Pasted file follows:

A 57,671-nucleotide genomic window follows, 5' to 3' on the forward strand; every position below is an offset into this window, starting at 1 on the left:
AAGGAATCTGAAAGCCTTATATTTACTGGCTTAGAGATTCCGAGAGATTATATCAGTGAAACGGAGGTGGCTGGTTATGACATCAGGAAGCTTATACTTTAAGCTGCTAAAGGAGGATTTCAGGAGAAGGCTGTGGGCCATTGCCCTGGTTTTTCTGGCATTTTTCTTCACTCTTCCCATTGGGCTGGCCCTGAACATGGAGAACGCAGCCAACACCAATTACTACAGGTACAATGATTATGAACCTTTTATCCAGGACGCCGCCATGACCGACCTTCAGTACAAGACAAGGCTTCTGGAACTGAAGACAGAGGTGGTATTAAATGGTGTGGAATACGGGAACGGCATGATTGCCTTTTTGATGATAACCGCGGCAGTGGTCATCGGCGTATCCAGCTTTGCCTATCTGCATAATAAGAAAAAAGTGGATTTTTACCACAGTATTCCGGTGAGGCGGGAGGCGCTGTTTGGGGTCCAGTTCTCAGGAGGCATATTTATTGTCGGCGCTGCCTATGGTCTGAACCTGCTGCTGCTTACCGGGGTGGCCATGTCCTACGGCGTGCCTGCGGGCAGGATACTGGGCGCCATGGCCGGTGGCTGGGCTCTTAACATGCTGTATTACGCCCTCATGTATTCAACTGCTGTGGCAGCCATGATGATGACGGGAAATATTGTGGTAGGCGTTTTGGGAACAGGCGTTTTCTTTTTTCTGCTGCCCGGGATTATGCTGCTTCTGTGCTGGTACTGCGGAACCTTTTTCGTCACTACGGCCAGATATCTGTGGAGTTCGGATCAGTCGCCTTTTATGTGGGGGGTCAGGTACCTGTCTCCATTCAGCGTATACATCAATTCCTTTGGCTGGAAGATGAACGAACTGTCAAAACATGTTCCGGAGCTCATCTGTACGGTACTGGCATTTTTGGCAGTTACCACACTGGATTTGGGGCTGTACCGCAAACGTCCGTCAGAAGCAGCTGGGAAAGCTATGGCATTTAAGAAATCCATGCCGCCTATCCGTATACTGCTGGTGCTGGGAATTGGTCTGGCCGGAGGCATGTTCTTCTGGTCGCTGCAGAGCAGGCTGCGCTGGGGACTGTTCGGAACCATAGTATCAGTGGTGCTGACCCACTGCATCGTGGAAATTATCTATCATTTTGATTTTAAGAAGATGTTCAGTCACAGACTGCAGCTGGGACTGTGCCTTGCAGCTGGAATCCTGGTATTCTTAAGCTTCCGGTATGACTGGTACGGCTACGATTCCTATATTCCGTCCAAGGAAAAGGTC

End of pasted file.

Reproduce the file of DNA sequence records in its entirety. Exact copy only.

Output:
A 57,671-nucleotide genomic window follows, 5' to 3' on the forward strand; every position below is an offset into this window, starting at 1 on the left:
AAGGAATCTGAAAGCCTTATATTTACTGGCTTAGAGATTCCGAGAGATTATATCAGTGAAACGGAGGTGGCTGGTTATGACATCAGGAAGCTTATACTTTAAGCTGCTAAAGGAGGATTTCAGGAGAAGGCTGTGGGCCATTGCCCTGGTTTTTCTGGCATTTTTCTTCACTCTTCCCATTGGGCTGGCCCTGAACATGGAGAACGCAGCCAACACCAATTACTACAGGTACAATGATTATGAACCTTTTATCCAGGACGCCGCCATGACCGACCTTCAGTACAAGACAAGGCTTCTGGAACTGAAGACAGAGGTGGTATTAAATGGTGTGGAATACGGGAACGGCATGATTGCCTTTTTGATGATAACCGCGGCAGTGGTCATCGGCGTATCCAGCTTTGCCTATCTGCATAATAAGAAAAAAGTGGATTTTTACCACAGTATTCCGGTGAGGCGGGAGGCGCTGTTTGGGGTCCAGTTCTCAGGAGGCATATTTATTGTCGGCGCTGCCTATGGTCTGAACCTGCTGCTGCTTACCGGGGTGGCCATGTCCTACGGCGTGCCTGCGGGCAGGATACTGGGCGCCATGGCCGGTGGCTGGGCTCTTAACATGCTGTATTACGCCCTCATGTATTCAACTGCTGTGGCAGCCATGATGATGACGGGAAATATTGTGGTAGGCGTTTTGGGAACAGGCGTTTTCTTTTTTCTGCTGCCCGGGATTATGCTGCTTCTGTGCTGGTACTGCGGAACCTTTTTCGTCACTACGGCCAGATATCTGTGGAGTTCGGATCAGTCGCCTTTTATGTGGGGGGTCAGGTACCTGTCTCCATTCAGCGTATACATCAATTCCTTTGGCTGGAAGATGAACGAACTGTCAAAACATGTTCCGGAGCTCATCTGTACGGTACTGGCATTTTTGGCAGTTACCACACTGGATTTGGGGCTGTACCGCAAACGTCCGTCAGAAGCAGCTGGGAAAGCTATGGCATTTAAGAAATCCATGCCGCCTATCCGTATACTGCTGGTGCTGGGAATTGGTCTGGCCGGAGGCATGTTCTTCTGGTCGCTGCAGAGCAGGCTGCGCTGGGGACTGTTCGGAACCATAGTATCAGTGGTGCTGACCCACTGCATCGTGGAAATTATCTATCATTTTGATTTTAAGAAGATGTTCAGTCACAGACTGCAGCTGGGACTGTGCCTTGCAGCTGGAATCCTGGTATTCTTAAGCTTCCGGTATGACTGGTACGGCTACGATTCCTATATTCCGTCCAAGGAAAAGGTC